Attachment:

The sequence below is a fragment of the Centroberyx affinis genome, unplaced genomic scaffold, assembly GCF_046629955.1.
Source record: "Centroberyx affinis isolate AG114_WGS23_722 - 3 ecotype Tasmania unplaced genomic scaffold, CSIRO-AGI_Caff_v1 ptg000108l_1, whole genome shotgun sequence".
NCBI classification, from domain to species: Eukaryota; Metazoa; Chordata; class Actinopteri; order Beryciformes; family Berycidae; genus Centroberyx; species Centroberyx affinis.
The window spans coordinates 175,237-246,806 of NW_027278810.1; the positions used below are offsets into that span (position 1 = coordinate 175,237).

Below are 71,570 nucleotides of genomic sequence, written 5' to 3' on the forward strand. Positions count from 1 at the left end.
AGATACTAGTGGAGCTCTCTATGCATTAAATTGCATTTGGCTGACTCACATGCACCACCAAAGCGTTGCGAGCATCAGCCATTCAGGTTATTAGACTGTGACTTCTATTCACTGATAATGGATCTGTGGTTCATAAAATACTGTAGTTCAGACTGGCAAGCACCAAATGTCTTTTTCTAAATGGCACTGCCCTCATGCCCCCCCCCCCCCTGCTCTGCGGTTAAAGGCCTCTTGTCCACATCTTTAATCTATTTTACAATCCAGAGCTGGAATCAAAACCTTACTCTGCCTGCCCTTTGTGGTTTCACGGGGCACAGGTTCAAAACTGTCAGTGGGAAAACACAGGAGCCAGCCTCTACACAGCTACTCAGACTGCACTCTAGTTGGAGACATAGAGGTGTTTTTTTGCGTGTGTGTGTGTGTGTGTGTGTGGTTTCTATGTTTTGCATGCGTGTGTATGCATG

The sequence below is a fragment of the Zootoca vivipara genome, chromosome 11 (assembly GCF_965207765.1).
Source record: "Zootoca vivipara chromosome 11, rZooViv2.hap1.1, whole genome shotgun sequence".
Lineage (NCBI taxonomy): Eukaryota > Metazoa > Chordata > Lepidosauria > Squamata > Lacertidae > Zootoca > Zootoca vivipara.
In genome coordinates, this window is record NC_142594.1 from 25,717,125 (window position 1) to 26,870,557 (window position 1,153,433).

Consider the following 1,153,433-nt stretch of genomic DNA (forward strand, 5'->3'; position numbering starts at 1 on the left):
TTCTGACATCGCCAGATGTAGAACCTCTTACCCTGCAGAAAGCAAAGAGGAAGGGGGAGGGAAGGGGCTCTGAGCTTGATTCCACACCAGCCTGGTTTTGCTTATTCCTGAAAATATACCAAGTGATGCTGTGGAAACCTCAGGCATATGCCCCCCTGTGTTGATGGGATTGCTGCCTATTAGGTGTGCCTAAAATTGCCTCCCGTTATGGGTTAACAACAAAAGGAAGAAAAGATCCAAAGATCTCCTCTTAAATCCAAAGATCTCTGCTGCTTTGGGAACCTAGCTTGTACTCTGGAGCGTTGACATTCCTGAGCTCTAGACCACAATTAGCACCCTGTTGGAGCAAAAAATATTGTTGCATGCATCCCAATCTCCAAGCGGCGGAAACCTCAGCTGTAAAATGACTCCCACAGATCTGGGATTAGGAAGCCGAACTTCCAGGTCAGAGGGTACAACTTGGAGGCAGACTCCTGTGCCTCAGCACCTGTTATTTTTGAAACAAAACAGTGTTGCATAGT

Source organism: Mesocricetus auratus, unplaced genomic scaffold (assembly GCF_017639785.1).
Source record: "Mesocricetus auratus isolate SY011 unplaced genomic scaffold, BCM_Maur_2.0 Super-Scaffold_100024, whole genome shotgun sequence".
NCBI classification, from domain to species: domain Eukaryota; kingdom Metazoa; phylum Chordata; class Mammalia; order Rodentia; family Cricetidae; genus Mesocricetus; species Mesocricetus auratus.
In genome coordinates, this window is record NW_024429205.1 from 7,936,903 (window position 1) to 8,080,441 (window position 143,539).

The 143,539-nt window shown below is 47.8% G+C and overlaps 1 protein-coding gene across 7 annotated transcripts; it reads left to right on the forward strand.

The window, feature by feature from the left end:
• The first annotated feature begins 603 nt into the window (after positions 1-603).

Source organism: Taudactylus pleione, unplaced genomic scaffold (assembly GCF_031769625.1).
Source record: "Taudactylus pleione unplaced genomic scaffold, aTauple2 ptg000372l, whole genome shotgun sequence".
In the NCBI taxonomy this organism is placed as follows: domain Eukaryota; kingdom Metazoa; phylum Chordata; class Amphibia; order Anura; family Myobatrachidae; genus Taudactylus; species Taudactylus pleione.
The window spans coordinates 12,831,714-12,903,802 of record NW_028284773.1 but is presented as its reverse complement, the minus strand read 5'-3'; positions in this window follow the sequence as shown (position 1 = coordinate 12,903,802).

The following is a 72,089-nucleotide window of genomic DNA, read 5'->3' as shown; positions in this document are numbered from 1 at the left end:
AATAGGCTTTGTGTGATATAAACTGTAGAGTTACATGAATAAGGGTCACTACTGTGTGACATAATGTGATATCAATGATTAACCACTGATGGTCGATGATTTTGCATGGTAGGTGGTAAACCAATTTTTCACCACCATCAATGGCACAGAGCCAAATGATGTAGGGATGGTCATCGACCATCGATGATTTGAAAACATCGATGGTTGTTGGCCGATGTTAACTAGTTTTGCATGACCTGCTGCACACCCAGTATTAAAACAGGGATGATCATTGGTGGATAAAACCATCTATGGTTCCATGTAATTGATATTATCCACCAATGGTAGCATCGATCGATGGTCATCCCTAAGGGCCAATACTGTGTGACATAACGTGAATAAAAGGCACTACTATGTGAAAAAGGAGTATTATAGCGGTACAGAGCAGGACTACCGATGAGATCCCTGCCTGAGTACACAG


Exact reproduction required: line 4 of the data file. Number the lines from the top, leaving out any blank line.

The window spans coordinates 175,237-246,806 of NW_027278810.1; the positions used below are offsets into that span (position 1 = coordinate 175,237).